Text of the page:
Prosecutors alleged Thompson had punched a man in a wheelchair over a cigar during a night of heavy drinking and then threatened McIntyre when he intervened.
Kimbrough and Miller are accused of withholding a statement made by Jose Padilla, the man in the wheelchair, that was “inconsistent” with what he previously told police about where the killing took place, Ravitz said.
“That evidence was not turned over to defense counsel,” Ravitz said.
Padilla is in a nursing home and did not testify during Thompson's trial. Prosecutors instead used a written statement from him that claimed he said the stabbings were in the street.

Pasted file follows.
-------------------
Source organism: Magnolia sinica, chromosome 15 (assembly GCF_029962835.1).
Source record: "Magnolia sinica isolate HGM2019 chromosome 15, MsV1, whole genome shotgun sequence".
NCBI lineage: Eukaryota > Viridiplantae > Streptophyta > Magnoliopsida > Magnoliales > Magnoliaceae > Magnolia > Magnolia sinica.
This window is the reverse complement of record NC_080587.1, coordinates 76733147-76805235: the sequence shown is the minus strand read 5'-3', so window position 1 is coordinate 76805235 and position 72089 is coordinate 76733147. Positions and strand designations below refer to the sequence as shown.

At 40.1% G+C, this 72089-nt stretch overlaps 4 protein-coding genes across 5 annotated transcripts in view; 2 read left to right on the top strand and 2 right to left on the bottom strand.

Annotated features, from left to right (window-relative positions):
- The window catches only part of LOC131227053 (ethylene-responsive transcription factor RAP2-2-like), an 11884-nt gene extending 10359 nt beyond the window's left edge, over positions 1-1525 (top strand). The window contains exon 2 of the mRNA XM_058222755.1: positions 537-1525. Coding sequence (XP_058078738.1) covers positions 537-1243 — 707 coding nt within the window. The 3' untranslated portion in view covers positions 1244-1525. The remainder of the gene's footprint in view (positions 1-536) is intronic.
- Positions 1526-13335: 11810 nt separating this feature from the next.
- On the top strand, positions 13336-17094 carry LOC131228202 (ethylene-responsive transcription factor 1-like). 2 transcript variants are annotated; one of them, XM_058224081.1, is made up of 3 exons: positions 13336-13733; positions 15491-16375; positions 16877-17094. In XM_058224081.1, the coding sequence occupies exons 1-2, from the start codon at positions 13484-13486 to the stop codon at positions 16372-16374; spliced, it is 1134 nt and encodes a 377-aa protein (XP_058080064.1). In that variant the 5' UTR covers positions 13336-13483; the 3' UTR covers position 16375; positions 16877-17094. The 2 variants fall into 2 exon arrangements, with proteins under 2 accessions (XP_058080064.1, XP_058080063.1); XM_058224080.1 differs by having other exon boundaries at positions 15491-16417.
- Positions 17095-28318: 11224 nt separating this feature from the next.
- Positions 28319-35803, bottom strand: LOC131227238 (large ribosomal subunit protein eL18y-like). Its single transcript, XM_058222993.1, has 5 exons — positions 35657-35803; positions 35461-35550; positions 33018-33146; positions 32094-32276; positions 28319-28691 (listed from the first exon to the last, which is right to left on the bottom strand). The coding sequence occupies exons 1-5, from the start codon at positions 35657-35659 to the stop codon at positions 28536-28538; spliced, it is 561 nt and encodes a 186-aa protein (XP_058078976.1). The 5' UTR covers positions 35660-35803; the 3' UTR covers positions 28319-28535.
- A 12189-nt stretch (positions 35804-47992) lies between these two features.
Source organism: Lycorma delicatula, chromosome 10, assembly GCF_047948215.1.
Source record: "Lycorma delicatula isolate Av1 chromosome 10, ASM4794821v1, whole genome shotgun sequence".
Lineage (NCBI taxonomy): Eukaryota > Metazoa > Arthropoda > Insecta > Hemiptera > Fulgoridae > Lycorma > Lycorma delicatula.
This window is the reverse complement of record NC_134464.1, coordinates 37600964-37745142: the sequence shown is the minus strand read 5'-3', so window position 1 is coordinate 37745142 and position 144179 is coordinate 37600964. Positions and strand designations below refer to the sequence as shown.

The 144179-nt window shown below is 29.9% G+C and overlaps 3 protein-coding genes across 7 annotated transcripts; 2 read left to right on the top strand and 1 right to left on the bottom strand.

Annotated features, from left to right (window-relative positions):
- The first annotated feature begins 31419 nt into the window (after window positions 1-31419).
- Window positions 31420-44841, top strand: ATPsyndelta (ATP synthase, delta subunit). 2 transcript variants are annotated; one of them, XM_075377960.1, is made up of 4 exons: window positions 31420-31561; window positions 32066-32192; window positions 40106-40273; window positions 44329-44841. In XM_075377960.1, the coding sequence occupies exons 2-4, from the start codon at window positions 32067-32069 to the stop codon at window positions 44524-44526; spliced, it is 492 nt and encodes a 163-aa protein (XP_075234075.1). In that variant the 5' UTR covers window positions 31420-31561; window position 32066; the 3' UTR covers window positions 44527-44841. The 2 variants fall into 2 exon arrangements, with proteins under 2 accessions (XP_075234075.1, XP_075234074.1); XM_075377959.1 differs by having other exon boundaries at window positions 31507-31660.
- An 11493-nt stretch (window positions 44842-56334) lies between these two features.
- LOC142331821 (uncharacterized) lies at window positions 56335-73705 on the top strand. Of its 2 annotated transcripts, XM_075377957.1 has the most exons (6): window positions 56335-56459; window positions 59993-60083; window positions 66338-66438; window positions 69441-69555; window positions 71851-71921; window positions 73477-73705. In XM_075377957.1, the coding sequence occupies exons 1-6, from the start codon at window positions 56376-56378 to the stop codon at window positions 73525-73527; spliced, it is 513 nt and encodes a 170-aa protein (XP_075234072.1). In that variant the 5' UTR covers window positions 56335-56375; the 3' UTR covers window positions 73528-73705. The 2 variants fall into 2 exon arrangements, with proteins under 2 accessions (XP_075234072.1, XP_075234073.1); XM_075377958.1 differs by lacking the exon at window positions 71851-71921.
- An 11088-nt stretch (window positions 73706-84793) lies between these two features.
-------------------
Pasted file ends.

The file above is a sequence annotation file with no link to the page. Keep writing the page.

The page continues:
That statement was read to the jury.
Padilla has been interviewed by investigators from the district attorney's office and the public defender's office since the trial. He told them the stabbings occurred in the driveway of Thompson's house.
That would have supported Thompson's self-defense claim, Ravitz said.
“This was a very close case, and this type of evidence could have tipped the verdict in the defendant's favor,” Ravitz said.
Kimbrough is a veteran prosecutor and team leader of the domestic violence division. Miller has been a prosecutor for about three years.
Attempts to reach both prosecutors were unsuccessful Wednesday.
Deason and Ravitz praised Prater for acting quickly to “rectify” the situation.
“For the system of justice to work, prosecutors have to be above board and tell the whole truth,” said Ravitz.
“The suspensions show that Mr. Prater won't tolerate this type of conduct.”